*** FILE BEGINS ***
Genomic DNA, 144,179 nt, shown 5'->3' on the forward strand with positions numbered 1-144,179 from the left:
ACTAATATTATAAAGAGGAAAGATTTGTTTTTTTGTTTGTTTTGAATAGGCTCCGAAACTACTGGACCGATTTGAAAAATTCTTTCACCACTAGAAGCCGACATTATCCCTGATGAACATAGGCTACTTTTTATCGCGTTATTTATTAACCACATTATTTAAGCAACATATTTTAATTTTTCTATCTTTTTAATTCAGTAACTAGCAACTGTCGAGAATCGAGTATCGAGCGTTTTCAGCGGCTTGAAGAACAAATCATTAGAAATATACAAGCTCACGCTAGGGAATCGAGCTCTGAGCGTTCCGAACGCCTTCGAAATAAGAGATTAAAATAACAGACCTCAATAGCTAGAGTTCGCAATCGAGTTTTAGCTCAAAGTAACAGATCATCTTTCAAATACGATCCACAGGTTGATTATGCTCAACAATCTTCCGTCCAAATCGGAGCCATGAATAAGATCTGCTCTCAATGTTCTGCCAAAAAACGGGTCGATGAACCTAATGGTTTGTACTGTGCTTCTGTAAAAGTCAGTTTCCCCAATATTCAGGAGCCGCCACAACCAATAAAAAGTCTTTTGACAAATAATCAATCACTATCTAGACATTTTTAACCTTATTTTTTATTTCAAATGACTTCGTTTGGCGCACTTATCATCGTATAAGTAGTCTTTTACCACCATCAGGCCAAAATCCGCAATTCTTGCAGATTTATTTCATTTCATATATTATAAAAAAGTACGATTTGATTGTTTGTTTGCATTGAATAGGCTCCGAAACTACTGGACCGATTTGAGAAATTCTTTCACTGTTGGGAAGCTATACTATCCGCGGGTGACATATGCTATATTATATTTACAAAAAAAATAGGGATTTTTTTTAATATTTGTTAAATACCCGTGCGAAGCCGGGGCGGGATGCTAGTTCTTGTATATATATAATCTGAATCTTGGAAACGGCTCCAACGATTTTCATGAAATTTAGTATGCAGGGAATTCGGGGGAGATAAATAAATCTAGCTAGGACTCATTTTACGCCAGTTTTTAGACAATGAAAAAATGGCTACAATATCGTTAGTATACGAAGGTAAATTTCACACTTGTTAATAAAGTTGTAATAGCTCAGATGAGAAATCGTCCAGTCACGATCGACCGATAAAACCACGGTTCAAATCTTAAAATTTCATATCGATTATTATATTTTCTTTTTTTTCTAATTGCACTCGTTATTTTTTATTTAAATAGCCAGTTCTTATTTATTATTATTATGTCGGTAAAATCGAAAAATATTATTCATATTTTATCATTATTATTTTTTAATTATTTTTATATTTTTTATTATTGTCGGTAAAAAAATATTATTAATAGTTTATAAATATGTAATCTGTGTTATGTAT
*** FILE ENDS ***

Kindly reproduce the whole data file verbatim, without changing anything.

Genomic DNA, 144,179 nt, shown 5'->3' on the forward strand with positions numbered 1-144,179 from the left:
ACTAATATTATAAAGAGGAAAGATTTGTTTTTTTGTTTGTTTTGAATAGGCTCCGAAACTACTGGACCGATTTGAAAAATTCTTTCACCACTAGAAGCCGACATTATCCCTGATGAACATAGGCTACTTTTTATCGCGTTATTTATTAACCACATTATTTAAGCAACATATTTTAATTTTTCTATCTTTTTAATTCAGTAACTAGCAACTGTCGAGAATCGAGTATCGAGCGTTTTCAGCGGCTTGAAGAACAAATCATTAGAAATATACAAGCTCACGCTAGGGAATCGAGCTCTGAGCGTTCCGAACGCCTTCGAAATAAGAGATTAAAATAACAGACCTCAATAGCTAGAGTTCGCAATCGAGTTTTAGCTCAAAGTAACAGATCATCTTTCAAATACGATCCACAGGTTGATTATGCTCAACAATCTTCCGTCCAAATCGGAGCCATGAATAAGATCTGCTCTCAATGTTCTGCCAAAAAACGGGTCGATGAACCTAATGGTTTGTACTGTGCTTCTGTAAAAGTCAGTTTCCCCAATATTCAGGAGCCGCCACAACCAATAAAAAGTCTTTTGACAAATAATCAATCACTATCTAGACATTTTTAACCTTATTTTTTATTTCAAATGACTTCGTTTGGCGCACTTATCATCGTATAAGTAGTCTTTTACCACCATCAGGCCAAAATCCGCAATTCTTGCAGATTTATTTCATTTCATATATTATAAAAAAGTACGATTTGATTGTTTGTTTGCATTGAATAGGCTCCGAAACTACTGGACCGATTTGAGAAATTCTTTCACTGTTGGGAAGCTATACTATCCGCGGGTGACATATGCTATATTATATTTACAAAAAAAATAGGGATTTTTTTTAATATTTGTTAAATACCCGTGCGAAGCCGGGGCGGGATGCTAGTTCTTGTATATATATAATCTGAATCTTGGAAACGGCTCCAACGATTTTCATGAAATTTAGTATGCAGGGAATTCGGGGGAGATAAATAAATCTAGCTAGGACTCATTTTACGCCAGTTTTTAGACAATGAAAAAATGGCTACAATATCGTTAGTATACGAAGGTAAATTTCACACTTGTTAATAAAGTTGTAATAGCTCAGATGAGAAATCGTCCAGTCACGATCGACCGATAAAACCACGGTTCAAATCTTAAAATTTCATATCGATTATTATATTTTCTTTTTTTTCTAATTGCACTCGTTATTTTTTATTTAAATAGCCAGTTCTTATTTATTATTATTATGTCGGTAAAATCGAAAAATATTATTCATATTTTATCATTATTATTTTTTAATTATTTTTATATTTTTTATTATTGTCGGTAAAAAAATATTATTAATAGTTTATAAATATGTAATCTGTGTTATGTAT